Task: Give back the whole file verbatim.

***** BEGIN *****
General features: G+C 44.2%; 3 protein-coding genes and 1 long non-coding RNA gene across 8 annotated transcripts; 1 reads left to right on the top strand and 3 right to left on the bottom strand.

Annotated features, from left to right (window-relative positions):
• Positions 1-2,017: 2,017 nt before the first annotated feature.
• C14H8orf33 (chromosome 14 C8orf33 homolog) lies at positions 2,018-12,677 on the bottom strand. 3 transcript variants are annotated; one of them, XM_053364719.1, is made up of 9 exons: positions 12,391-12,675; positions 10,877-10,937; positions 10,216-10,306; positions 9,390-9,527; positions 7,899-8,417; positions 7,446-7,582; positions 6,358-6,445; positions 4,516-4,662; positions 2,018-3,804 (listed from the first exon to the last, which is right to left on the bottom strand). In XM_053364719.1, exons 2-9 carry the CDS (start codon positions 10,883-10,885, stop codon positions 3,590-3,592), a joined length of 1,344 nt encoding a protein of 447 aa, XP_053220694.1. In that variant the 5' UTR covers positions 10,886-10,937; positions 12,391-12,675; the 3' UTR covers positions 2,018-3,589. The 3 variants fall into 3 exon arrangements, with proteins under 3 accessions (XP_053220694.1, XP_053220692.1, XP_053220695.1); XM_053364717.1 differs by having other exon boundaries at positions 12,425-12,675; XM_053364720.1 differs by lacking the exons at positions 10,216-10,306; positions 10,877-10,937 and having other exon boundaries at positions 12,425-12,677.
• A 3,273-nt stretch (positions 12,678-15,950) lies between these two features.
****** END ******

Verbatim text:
General features: G+C 44.2%; 3 protein-coding genes and 1 long non-coding RNA gene across 8 annotated transcripts; 1 reads left to right on the top strand and 3 right to left on the bottom strand.

Annotated features, from left to right (window-relative positions):
• Positions 1-2,017: 2,017 nt before the first annotated feature.
• C14H8orf33 (chromosome 14 C8orf33 homolog) lies at positions 2,018-12,677 on the bottom strand. 3 transcript variants are annotated; one of them, XM_053364719.1, is made up of 9 exons: positions 12,391-12,675; positions 10,877-10,937; positions 10,216-10,306; positions 9,390-9,527; positions 7,899-8,417; positions 7,446-7,582; positions 6,358-6,445; positions 4,516-4,662; positions 2,018-3,804 (listed from the first exon to the last, which is right to left on the bottom strand). In XM_053364719.1, exons 2-9 carry the CDS (start codon positions 10,883-10,885, stop codon positions 3,590-3,592), a joined length of 1,344 nt encoding a protein of 447 aa, XP_053220694.1. In that variant the 5' UTR covers positions 10,886-10,937; positions 12,391-12,675; the 3' UTR covers positions 2,018-3,589. The 3 variants fall into 3 exon arrangements, with proteins under 3 accessions (XP_053220694.1, XP_053220692.1, XP_053220695.1); XM_053364717.1 differs by having other exon boundaries at positions 12,425-12,675; XM_053364720.1 differs by lacking the exons at positions 10,216-10,306; positions 10,877-10,937 and having other exon boundaries at positions 12,425-12,677.
• A 3,273-nt stretch (positions 12,678-15,950) lies between these two features.